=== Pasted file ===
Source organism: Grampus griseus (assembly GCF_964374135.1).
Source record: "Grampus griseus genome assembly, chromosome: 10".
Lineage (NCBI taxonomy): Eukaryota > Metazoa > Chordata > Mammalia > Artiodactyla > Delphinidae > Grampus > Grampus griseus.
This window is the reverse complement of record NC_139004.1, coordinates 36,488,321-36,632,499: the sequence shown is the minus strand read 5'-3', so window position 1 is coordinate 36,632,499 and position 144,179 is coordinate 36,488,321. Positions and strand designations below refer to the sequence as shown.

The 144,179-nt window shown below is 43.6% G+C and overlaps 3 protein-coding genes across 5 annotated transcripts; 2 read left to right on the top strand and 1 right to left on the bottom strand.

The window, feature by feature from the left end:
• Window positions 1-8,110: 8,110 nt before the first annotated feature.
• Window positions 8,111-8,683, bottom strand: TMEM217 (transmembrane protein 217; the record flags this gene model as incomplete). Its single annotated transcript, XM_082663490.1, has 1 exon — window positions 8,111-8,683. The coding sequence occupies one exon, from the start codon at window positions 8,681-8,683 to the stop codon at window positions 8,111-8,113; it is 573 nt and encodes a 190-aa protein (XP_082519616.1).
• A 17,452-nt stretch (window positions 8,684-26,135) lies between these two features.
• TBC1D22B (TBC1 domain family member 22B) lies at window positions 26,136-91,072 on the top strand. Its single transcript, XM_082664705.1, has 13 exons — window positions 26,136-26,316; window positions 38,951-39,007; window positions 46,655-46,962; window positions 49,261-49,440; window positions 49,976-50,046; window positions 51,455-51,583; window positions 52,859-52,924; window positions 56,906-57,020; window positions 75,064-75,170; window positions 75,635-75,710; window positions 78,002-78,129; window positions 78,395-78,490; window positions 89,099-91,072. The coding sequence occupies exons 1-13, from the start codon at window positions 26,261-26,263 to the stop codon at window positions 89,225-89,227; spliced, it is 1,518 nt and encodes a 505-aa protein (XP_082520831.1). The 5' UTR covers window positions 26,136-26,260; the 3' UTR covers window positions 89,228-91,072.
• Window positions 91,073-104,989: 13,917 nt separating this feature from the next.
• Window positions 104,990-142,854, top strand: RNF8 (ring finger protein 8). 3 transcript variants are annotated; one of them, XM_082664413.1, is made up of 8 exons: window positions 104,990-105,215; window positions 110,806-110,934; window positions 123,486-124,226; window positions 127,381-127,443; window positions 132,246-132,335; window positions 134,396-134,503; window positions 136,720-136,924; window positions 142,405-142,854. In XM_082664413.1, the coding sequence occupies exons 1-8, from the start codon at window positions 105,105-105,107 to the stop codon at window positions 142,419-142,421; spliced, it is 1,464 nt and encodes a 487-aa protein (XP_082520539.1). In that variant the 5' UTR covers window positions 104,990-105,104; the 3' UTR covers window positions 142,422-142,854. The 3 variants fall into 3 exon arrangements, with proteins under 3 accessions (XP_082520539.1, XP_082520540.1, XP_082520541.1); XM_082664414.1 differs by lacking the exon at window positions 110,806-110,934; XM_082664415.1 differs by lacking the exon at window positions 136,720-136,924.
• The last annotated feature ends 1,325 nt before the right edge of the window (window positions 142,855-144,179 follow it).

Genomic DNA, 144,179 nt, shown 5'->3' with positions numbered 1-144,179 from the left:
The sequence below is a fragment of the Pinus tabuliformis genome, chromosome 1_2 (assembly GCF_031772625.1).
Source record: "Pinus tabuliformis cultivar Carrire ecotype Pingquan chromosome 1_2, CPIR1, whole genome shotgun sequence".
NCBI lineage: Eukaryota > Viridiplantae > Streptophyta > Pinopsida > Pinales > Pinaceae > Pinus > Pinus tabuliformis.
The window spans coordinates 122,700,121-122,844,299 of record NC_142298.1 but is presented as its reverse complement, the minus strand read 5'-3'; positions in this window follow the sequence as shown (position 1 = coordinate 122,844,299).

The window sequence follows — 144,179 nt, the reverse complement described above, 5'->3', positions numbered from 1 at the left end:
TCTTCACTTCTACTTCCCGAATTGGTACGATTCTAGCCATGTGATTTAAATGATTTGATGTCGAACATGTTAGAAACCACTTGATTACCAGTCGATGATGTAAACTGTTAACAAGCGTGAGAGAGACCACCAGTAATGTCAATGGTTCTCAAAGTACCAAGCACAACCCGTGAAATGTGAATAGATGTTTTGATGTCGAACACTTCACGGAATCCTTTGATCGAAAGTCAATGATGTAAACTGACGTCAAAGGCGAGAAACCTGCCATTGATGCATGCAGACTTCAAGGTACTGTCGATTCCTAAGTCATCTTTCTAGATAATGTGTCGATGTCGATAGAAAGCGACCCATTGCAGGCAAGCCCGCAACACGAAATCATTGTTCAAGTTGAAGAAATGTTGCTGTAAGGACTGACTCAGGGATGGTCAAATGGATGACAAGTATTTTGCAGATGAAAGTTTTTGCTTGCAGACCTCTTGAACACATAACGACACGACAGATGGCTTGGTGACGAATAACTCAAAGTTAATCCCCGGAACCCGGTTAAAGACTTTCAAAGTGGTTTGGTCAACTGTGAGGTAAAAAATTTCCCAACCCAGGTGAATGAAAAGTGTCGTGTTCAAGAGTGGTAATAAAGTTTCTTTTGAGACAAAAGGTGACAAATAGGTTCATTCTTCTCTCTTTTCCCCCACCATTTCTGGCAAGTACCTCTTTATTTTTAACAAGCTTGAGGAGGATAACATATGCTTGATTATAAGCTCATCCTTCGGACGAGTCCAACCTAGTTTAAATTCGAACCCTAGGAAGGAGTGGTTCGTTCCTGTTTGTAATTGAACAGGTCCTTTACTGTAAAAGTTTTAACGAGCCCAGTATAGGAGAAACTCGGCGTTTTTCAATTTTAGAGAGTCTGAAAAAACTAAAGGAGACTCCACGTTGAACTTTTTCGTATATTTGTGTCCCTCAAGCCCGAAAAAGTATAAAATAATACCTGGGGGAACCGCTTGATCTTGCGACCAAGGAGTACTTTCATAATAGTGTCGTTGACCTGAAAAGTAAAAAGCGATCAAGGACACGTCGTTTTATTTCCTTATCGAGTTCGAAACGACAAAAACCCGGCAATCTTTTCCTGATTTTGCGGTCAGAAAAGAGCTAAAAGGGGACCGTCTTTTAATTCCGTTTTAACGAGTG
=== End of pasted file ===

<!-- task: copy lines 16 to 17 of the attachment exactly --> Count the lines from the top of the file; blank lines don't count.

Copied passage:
Source record: "Pinus tabuliformis cultivar Carrire ecotype Pingquan chromosome 1_2, CPIR1, whole genome shotgun sequence".
NCBI lineage: Eukaryota > Viridiplantae > Streptophyta > Pinopsida > Pinales > Pinaceae > Pinus > Pinus tabuliformis.